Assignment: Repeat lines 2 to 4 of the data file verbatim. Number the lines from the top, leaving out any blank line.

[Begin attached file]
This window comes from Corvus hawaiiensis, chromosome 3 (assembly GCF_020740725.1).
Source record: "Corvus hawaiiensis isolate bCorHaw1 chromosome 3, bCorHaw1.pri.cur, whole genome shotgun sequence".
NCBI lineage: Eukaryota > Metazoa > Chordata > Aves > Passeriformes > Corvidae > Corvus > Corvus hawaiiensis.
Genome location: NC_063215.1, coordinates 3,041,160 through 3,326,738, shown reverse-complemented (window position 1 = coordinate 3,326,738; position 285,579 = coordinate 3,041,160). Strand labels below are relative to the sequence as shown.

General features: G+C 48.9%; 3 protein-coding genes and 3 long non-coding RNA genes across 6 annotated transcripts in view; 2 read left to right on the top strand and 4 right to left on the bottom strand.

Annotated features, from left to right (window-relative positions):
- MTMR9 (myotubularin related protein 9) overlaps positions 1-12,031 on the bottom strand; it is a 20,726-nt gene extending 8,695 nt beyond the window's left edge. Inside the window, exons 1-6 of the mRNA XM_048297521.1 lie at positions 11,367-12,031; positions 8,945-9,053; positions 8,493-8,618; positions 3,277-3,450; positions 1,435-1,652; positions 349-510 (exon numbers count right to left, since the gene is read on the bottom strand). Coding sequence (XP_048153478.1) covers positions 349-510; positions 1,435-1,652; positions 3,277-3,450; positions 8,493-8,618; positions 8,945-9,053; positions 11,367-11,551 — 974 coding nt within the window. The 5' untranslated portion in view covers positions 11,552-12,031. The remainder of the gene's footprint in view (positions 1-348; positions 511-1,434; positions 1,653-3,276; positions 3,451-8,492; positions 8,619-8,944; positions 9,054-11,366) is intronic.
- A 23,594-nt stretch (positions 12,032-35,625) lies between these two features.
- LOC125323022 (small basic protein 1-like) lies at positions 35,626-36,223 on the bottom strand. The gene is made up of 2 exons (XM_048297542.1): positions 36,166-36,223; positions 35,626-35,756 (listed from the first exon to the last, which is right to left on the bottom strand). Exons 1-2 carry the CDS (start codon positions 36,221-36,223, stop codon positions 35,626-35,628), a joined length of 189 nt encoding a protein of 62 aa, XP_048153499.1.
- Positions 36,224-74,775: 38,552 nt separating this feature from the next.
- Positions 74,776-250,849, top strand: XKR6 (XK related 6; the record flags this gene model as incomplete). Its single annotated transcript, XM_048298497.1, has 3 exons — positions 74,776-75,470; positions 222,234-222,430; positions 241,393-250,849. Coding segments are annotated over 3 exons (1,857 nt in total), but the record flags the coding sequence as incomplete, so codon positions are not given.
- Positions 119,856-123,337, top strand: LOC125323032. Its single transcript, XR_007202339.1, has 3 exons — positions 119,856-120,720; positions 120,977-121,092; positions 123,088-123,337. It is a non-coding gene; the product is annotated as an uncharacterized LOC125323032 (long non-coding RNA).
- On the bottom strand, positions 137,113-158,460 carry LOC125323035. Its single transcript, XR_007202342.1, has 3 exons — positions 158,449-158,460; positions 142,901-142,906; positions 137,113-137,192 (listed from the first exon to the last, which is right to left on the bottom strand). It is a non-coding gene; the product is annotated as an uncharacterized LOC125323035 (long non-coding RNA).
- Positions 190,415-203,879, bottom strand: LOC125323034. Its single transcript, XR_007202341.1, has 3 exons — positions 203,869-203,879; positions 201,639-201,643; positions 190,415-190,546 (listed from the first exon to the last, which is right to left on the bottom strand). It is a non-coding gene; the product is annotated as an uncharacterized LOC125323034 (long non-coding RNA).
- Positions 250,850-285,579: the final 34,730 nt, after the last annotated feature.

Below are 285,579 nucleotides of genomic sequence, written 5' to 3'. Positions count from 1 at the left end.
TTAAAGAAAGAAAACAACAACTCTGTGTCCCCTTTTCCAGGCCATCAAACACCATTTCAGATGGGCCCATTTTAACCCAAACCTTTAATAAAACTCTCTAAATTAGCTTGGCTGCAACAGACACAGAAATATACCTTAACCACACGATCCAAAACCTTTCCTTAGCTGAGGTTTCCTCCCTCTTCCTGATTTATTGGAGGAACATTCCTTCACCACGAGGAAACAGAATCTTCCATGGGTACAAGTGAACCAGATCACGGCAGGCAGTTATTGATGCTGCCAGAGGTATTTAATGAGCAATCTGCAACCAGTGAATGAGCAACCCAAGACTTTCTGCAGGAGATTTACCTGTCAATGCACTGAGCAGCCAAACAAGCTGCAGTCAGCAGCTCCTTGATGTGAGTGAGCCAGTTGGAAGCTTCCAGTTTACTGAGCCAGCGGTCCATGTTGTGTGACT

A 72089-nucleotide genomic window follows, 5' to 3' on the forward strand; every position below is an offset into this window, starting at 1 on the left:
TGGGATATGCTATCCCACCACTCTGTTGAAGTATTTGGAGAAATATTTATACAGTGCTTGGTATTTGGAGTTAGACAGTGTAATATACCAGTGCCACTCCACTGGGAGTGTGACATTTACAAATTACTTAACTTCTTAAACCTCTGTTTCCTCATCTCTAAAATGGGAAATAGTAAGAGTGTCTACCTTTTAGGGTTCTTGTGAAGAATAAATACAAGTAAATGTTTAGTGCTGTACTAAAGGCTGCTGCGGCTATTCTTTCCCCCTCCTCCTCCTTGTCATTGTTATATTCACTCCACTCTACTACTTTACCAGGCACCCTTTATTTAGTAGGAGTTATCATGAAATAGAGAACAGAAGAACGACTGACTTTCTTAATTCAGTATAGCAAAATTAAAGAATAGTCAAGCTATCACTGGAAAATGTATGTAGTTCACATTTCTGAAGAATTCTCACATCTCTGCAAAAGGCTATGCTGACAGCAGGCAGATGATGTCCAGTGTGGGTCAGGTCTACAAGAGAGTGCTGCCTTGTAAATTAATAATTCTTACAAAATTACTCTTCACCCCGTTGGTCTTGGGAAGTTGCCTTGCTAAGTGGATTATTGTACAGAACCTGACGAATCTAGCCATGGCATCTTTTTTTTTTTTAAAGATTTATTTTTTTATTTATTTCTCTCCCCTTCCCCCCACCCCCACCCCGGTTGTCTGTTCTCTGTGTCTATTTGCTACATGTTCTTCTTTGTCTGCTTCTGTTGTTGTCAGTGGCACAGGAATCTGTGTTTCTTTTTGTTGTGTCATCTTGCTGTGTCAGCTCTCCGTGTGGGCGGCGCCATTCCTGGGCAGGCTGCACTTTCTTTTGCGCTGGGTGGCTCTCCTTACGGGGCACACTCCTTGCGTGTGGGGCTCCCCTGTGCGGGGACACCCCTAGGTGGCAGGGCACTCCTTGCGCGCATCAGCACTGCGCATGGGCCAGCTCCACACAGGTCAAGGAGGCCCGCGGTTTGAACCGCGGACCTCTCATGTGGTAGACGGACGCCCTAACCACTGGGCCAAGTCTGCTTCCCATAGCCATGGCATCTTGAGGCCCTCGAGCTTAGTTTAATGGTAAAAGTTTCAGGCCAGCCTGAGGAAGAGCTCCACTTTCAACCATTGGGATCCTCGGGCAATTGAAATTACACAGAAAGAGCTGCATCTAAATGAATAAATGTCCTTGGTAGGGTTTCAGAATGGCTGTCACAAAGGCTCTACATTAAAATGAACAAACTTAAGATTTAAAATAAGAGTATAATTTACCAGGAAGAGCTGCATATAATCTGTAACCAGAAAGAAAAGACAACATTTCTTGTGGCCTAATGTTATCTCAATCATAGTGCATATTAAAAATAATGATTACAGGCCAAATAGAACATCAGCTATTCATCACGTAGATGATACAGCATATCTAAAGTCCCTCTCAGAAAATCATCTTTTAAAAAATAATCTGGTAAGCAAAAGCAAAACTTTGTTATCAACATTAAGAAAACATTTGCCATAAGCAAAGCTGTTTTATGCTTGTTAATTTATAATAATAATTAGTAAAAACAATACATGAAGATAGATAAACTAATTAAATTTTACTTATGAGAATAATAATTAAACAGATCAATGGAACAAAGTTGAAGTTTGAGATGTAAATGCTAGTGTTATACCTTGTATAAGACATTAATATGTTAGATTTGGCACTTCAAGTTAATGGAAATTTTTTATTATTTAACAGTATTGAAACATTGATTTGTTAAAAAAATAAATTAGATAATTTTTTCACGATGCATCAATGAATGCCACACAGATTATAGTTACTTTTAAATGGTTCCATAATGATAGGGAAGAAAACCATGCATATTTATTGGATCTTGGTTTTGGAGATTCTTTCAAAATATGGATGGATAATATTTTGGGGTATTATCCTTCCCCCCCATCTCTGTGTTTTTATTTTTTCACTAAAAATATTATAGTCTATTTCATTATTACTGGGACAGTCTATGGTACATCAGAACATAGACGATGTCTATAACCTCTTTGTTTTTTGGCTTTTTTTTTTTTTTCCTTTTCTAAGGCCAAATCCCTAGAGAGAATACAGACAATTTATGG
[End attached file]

Source record: "Corvus hawaiiensis isolate bCorHaw1 chromosome 3, bCorHaw1.pri.cur, whole genome shotgun sequence".
NCBI lineage: Eukaryota > Metazoa > Chordata > Aves > Passeriformes > Corvidae > Corvus > Corvus hawaiiensis.
Genome location: NC_063215.1, coordinates 3,041,160 through 3,326,738, shown reverse-complemented (window position 1 = coordinate 3,326,738; position 285,579 = coordinate 3,041,160). Strand labels below are relative to the sequence as shown.